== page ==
Laviolette, Sullivan meet in 1st all-US coaches Cup Final
Hockey history will be made for American coaches in the Stanley Cup Final.
The Cup has been handed out 89 times to the champion of the NHL since 1927. For the first time, two American coaches will face off in the final when the Nashville Predators’ Peter Laviolette goes up against the Pittsburgh Penguins’ Mike Sullivan.
It’s just the seventh time the Cup will be won by a U.S.-born coach.
“Having two American coaches lead their team in the Stanley Cup Final highlights the continued growth and evolution of the sport in our country,” USA Hockey executive director Dave Ogrean said. “We have more coaches in our country than ever before, and two of our very best are in the final.”
Laviolette and Sullivan are among six U.S.-born current coaches in the NHL, along with the Blue Jackets’ John Tortorella, Red Wings’ Jeff Blashill, Devils’ John Hynes and Islanders’ Doug Weight.
The pair is already on the exclusive list of U.S. coaches to win the Cup: Bill Stewart with the Blackhawks in 1938, “Badger” Bob Johnson with the Penguins in 1991, Tortorella with the Lightning in 2004, Laviolette with the Hurricanes in 2006, Dan Bylsma with the Penguins in 2009 and Sullivan with the Penguins last year.
Every other Cup-winning coach is Canadian.
It took until 2012 for two U.S. captains to meet in the final when the Kings’ Dustin Brown faced the Devils’ Zach Parise. Brown, who raised the Cup in 2012 and 2014, is one of just two U.S. captains to win it after the Stars’ Derian Hatcher in 1999.
Brown and Parise embraced the significance of their meeting in the final five years ago. Laviolette and Sullivan might still, but the Predators’ hyper-focused coach isn’t thinking about it as a special occasion while preparing for Game 1 in Pittsburgh on Monday night.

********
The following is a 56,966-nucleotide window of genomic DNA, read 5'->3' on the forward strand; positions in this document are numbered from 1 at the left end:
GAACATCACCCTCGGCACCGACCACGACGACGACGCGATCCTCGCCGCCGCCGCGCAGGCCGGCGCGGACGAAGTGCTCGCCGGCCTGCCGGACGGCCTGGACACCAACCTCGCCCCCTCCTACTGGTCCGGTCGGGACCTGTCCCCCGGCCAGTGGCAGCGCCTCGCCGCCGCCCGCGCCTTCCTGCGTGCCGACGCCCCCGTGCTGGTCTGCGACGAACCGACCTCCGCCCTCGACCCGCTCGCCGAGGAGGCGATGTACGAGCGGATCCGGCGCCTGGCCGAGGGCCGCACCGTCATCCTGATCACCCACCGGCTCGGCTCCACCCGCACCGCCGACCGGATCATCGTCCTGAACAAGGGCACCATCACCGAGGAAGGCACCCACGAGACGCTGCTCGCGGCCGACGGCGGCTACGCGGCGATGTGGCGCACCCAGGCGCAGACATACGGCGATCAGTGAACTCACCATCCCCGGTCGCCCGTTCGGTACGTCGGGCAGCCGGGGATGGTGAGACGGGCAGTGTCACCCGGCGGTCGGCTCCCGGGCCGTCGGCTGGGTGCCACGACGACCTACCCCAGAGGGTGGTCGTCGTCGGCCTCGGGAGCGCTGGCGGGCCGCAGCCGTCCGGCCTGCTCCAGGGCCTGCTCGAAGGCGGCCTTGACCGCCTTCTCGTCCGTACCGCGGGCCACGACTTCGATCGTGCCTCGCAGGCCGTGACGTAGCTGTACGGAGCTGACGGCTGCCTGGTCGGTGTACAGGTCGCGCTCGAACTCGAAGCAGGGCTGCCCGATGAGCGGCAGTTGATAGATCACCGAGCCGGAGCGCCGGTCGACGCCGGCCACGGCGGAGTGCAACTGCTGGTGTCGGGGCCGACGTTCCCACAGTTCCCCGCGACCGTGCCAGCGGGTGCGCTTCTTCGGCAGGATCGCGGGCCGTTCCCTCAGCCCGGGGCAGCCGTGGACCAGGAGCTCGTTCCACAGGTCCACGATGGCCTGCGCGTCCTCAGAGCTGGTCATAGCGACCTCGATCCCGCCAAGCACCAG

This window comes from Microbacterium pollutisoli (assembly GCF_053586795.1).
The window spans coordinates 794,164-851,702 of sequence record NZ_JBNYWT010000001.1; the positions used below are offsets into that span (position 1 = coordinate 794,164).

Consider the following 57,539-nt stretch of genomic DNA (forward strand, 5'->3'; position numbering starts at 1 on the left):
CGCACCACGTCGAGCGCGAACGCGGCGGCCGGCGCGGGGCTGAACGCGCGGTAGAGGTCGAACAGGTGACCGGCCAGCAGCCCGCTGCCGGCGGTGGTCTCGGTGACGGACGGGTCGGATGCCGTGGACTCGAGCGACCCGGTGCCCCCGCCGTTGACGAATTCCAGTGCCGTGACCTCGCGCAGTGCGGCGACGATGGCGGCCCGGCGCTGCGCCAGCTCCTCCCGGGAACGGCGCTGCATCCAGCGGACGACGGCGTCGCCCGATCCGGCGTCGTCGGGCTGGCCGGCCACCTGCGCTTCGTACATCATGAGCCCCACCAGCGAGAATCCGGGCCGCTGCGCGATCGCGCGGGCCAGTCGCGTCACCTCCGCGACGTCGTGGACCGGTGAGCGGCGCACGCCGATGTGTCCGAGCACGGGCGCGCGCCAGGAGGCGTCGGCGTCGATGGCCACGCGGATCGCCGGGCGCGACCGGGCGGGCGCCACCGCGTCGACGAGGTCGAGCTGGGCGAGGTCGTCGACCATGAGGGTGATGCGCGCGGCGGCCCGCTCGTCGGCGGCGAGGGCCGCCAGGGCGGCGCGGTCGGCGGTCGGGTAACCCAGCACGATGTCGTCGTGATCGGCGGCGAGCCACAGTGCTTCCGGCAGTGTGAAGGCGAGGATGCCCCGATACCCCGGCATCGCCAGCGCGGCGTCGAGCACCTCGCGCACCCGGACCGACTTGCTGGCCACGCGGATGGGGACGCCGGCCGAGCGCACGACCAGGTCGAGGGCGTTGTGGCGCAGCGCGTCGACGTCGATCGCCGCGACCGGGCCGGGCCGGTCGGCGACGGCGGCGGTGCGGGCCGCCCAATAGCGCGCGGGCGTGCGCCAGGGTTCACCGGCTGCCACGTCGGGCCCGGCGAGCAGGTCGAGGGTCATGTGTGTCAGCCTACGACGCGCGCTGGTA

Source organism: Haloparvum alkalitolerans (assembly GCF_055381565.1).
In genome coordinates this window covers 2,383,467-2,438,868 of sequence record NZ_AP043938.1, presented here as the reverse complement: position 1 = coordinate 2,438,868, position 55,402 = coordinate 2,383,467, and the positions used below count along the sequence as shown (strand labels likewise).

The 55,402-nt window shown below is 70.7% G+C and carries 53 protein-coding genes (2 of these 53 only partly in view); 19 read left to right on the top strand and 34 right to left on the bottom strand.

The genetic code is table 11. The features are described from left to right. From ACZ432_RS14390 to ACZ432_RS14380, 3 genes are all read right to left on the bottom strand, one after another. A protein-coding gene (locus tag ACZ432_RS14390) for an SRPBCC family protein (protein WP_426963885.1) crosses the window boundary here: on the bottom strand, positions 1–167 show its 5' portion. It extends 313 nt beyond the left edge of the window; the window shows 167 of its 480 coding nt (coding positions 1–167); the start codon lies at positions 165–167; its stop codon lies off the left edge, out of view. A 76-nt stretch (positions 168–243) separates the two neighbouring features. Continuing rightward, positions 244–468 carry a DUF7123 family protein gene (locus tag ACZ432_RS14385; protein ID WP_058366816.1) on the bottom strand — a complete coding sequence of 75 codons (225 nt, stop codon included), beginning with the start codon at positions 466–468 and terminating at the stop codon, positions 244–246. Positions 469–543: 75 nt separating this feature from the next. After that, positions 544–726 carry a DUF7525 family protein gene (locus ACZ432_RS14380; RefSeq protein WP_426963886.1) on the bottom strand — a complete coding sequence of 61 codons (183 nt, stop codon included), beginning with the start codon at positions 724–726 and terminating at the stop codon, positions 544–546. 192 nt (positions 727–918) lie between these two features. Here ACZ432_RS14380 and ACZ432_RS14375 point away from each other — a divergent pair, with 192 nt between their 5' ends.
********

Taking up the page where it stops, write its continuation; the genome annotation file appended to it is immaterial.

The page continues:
“Not really,” said Laviolette, one of just four coaches to take three different teams to the final. “Sully’s a good coach. I know him, but it’s not about that. It’s about the Stanley Cup. It’s about two teams playing.”
Laviolette, from Franklin, Massachusetts, and Sullivan, from Marshfield, Massachusetts, grew up about an hour apart and are three years apart in age. Each coached the American Hockey League’s Providence Bruins, served on Boston’s staff briefly and won the Cup in his second NHL coaching stint.
Asked about joining Dick Irvin, Scotty Bowman and Mike Keenan as the only coaches to take three different teams to the final, the 52-year-old Laviolette quipped, “Probably means that I got fired a lot.” As recently as November, an online sportsbook had him listed at 13-2 odds as the first coach fired this season when the Predators lost eight of their first 11 games.
Now he and Sullivan are facing off for hockey’s biggest prize.
“It’s fun to see,” Ogrean said. “The only unfortunate thing is that only one of them can win.”
Follow Hockey Writer Stephen Whyno on Twitter at http://www.twitter.com/SWhyno
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